jQuery is a JavaScript library that allows web developers to add extra functionality to their websites. It is open source and provided for free under the MIT license. In recent years, jQuery has become the most popular JavaScript library used in web development.

To implement jQuery, a web developer simply needs to reference the jQuery JavaScript file within the HTML of a webpage. Some websites host their own local copy of jQuery, while others simply reference the library hosted by Google or the jQuery server. For example, a webpage may load the jQuery library using the following line within the <head> section of the HTML:

<script type="text/javascript"

Once the jQuery library is loaded, a webpage can call any jQuery function supported by the library. Common examples include modifying text, processing form data, moving elements on a page, and performing animations. jQuery can also work with Ajax code and scripting languages, such as PHP and ASP to access data from a database. Since jQuery runs on the client side (rather than the web server), it can update information on a webpage in realtime, without reloading the page. A common example is "autocomplete," in which a search form automatically displays common searches as you type your query. In fact, this is how TechTerms.com provides search suggestions when you type in the search box.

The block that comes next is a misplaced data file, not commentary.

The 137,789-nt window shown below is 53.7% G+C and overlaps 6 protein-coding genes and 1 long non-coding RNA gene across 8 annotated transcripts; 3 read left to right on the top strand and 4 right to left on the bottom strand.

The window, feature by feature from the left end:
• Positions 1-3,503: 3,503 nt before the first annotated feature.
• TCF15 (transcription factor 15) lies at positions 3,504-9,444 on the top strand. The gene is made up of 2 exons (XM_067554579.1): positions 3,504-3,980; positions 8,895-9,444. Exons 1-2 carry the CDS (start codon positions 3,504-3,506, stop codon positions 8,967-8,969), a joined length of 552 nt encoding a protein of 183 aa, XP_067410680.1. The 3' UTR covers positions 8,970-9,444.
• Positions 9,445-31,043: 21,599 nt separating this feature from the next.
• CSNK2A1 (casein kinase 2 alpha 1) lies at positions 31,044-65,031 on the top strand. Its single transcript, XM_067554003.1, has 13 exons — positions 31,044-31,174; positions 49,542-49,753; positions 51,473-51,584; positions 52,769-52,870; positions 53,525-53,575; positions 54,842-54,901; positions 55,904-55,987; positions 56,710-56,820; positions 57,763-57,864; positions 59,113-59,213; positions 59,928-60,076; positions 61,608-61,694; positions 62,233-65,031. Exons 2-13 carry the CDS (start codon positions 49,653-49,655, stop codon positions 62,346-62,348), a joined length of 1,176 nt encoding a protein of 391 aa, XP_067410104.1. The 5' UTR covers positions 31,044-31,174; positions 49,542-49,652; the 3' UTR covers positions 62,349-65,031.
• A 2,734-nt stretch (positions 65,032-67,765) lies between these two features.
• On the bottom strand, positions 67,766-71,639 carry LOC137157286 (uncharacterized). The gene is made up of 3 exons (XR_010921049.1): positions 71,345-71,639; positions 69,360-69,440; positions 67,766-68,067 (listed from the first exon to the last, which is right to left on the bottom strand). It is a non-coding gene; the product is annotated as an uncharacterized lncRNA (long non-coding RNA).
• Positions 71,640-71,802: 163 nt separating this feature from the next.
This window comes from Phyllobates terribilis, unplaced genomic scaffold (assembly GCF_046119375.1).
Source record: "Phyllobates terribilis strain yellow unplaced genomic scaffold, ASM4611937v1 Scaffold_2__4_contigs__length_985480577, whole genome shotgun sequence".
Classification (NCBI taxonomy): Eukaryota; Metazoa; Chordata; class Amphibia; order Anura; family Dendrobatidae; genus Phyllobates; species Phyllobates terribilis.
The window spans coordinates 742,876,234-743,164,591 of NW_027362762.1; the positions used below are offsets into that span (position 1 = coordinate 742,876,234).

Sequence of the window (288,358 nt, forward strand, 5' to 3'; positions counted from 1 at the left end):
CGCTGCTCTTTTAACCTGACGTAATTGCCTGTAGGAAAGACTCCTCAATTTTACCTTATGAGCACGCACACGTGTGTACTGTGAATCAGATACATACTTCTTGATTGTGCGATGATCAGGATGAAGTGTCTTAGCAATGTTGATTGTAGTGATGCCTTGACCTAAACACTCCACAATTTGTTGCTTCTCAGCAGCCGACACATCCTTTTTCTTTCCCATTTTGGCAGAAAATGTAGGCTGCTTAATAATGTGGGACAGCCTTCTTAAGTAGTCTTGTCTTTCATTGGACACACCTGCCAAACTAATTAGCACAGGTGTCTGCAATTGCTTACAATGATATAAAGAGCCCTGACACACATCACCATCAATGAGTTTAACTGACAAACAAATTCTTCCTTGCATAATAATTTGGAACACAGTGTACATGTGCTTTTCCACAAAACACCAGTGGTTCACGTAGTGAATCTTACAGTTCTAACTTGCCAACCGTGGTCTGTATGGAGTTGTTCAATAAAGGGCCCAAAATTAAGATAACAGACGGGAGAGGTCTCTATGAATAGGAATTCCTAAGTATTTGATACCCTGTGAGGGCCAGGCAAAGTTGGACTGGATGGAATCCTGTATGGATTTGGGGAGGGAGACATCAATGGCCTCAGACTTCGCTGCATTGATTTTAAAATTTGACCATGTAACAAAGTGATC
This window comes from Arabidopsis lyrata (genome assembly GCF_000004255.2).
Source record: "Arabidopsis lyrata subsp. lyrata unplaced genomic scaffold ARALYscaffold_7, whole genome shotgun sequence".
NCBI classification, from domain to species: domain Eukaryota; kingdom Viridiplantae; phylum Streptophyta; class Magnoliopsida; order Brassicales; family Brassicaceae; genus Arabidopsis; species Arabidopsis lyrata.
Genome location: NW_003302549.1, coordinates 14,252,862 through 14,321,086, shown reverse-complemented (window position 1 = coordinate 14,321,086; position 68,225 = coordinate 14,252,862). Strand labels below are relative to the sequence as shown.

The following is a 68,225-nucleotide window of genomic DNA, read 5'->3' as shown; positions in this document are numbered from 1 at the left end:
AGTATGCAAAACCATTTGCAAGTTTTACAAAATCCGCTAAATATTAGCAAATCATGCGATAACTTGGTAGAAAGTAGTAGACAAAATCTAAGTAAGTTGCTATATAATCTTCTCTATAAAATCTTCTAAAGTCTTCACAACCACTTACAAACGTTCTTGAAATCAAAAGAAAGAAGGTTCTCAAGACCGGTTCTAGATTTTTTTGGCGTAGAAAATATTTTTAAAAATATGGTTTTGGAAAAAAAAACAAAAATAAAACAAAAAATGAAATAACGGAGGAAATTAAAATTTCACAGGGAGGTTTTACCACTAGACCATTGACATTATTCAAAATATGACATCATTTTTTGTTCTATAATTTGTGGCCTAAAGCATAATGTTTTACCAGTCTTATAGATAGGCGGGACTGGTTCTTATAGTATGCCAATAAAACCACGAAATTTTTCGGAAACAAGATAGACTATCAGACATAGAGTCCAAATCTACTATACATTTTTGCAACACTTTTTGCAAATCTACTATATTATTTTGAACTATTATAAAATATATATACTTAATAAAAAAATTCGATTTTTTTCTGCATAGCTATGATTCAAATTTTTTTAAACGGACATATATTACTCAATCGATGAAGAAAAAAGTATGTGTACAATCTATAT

Besides its free license, the other main reason jQuery has gained such popularity is its cross-browser compatibility. Since each browser renders HTML, CSS, and JavaScript differently, it can be difficult for a web developer to make a website appear the same across all browsers. Instead of having to write custom functions for each browser, a web developer can use a single jQuery function that will work in Chrome, Safari, Firefox, and Internet Explorer. This multi-browser support has led many developers to switch from standard JavaScript to jQuery, since it greatly simplifies the coding process.

You can read more about jQuery and download the latest library at the official jQuery website.

Updated March 1, 2013 by Per C.

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